Rogge rules out visits to 2016 bid cities
BEIJING(AP) International Olympic Committee president Jacques Rogge rejected a proposal Wednesday to allow members to visit the four cities bidding for the 2016 Summer Games.
A ban on member visits to bid cities was enacted in 1991 in the wake of the Salt Lake City bid scandal, which led to the resignation or expulsion of 10 IOC members for accepting improper inducements.
Prince Tunku Imram, an IOC member from Malaysia, proposed at the IOC general assembly that members be allowed to make group visits to the 2016 bid cities - Chicago; Madrid, Spain; Rio de Janeiro, Brazil; and Tokyo.
``At least we get the opportunity to get a real feel for the city,'' he said.
The idea was shot down by Rogge, who noted the ban was upheld by the IOC assembly in 2002. The issue was reviewed again recently after the bidding for the 2014 Winter Olympics.
``Visits still are not allowed,'' Rogge said.
But the IOC will hold a special meeting next spring in Lausanne, Switzerland, to allow the candidate cities to explain their bids to members, a few months before the October vote in Copenhagen, Denmark.
``There will be a great flow of information from candidate cities to all the members,'' Rogge said.
VANCOUVER'S NEXT: After Beijing, the next Olympic host city in the spotlight will be Vancouver.
Organizing committee chief John Furlong told the IOC on Wednesday that preparations are on track for the 2010 Winter Games, which are 18 months away.
He said nearly all competition venues are ready, with the speed skating and curling sites to be completed this fall. Test events will begin in October.
``We feel we are set to deliver a great games,'' Furlong said.
Tickets will go on sale Oct. 3.
``Our goal is to fill every seat,'' Furlong said. ``We hope for a sellout.''
Organizers have decided to set up a temporary Olympic doping lab at the Richmond speed skating oval, and the facility will be run by scientists from the World Anti-Doping Agency accredited lab in Montreal.
Furlong said work was 70 percent complete on upgrading the ``Sea to Sky Highway'' from Vancouver to the snow sport venues in Whistler.
Plans for the torch relay will be announced at the end of the year, but the route will be exclusively in Canada. The global torch relay for the Beijing Games was hounded by protests, but Winter Olympic relays have always been restricted to the national territory.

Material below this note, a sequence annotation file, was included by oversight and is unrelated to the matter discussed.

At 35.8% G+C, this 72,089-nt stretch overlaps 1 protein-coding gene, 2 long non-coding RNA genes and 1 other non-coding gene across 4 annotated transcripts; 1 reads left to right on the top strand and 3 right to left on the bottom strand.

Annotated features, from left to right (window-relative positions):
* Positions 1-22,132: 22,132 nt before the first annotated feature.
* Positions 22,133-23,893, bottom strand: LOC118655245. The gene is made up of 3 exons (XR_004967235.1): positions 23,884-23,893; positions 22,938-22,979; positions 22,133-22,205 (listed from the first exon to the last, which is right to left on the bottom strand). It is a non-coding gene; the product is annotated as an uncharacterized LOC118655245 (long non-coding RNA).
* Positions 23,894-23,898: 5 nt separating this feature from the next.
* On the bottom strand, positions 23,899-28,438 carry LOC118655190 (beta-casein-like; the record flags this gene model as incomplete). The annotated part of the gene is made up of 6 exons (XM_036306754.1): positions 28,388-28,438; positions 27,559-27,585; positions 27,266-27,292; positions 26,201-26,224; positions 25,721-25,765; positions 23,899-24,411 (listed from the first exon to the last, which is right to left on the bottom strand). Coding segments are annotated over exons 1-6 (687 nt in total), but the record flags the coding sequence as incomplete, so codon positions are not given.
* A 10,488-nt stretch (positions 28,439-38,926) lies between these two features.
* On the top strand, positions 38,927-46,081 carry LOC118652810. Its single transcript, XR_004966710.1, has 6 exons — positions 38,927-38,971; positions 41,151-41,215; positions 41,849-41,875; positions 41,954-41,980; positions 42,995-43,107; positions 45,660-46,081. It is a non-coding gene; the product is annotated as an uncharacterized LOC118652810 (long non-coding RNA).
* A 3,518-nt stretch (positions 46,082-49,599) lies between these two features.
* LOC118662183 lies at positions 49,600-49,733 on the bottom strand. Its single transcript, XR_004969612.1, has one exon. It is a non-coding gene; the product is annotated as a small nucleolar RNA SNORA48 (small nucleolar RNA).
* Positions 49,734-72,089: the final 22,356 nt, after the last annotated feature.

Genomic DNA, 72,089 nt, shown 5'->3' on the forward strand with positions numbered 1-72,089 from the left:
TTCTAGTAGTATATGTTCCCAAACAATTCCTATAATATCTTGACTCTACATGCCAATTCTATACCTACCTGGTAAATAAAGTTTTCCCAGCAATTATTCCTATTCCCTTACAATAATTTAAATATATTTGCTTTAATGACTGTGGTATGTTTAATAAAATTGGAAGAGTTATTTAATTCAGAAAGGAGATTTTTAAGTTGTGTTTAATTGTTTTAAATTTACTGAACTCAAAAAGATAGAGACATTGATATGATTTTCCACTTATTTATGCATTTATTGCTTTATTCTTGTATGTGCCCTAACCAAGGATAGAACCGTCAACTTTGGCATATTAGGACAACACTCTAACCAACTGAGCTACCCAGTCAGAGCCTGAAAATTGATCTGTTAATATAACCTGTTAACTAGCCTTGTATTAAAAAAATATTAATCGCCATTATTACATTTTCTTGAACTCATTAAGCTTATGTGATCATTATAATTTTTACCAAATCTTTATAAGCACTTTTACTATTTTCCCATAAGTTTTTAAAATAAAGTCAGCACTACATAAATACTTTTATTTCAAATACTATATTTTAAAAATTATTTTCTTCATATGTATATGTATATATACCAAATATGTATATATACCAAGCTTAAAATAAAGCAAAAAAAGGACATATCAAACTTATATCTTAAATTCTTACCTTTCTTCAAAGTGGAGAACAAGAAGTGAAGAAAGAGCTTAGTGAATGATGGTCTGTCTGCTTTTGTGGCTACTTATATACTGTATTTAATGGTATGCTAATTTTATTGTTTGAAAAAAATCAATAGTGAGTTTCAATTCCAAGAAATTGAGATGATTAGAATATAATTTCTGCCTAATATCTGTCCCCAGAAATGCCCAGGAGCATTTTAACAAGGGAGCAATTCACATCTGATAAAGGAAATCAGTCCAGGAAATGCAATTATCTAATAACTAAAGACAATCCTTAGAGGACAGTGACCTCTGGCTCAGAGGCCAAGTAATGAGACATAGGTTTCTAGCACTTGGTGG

The relay will cover 35,000 kilometers, last 106 days and feature 12,000 torchbearers, Furlong said.
``The project is perfectly on schedule,'' said Rene Fasel, leader of the IOC coordination panel for Vancouver. ``We are on track to experience great Winter Olympic Games.''
LONDON CALLING: Organizers of the 2012 London Olympics gave their final report to the IOC before the handover ceremony at the end of the Beijing Games, when the British capital will inherit the mantle as next summer host city.
The report was given by Paul Deighton, chief executive of the organizing committee. He stood in for committee head Sebastian Coe, who was in London with his ill father.
Deighton outlined the progress in the Olympic Park, where construction began recently on the main stadium, the aquatics center and the athletes' village. He also noted that London has already signed up half of its targeted domestic sponsors.
IOC vice president Gunilla Lindberg praised London for a ``very inspiring presentation.'' She was sitting in for IOC president Jacques Rogge, who left the session to attend the flag-raising ceremony for his native Belgium in Beijing's Olympic village.
IOC executive board member Denis Oswald, head of the panel coordinating the London Games, offered fulsome praise.
``The file has been prepared with the kind of detail we usually see a couple of weeks before the games,'' he said. ``Getting so much detail so far ahead leaves us with great confidence. The preparation of the games are moving in a spectacular fashion.''
SOCHI'S CHALLENGE: The IOC reminded Russian organizers Wednesday just how much work they have to do to prepare for the 2014 Winter Games in Sochi.
Sochi, which was chosen just over a year ago as host city, must build virtually all of its venues from scratch.
Jean-Claude Killy, head of the IOC commission for Sochi, called it ``the most ambitious'' project in Winter Games history.
``This is a challenge that every organizing committee has in its initial phase, but usually you have 80 percent of the facilities already built and 20 percent left,'' he said. ``Here it's the opposite.''
``Five-and-half years is a short period,'' Killy added. ``I keep repeating that time is moving very fast. We can't stop working for a minute.''
Organizing committee chief Dimitry Chernyshenko reiterated that Russia intends to complete the construction by the end of 2012.
``We now that time is short,'' he said. ``We must continue to make progress in all areas of our preparations. But our first year has shown that we can and will deliver on our promises.''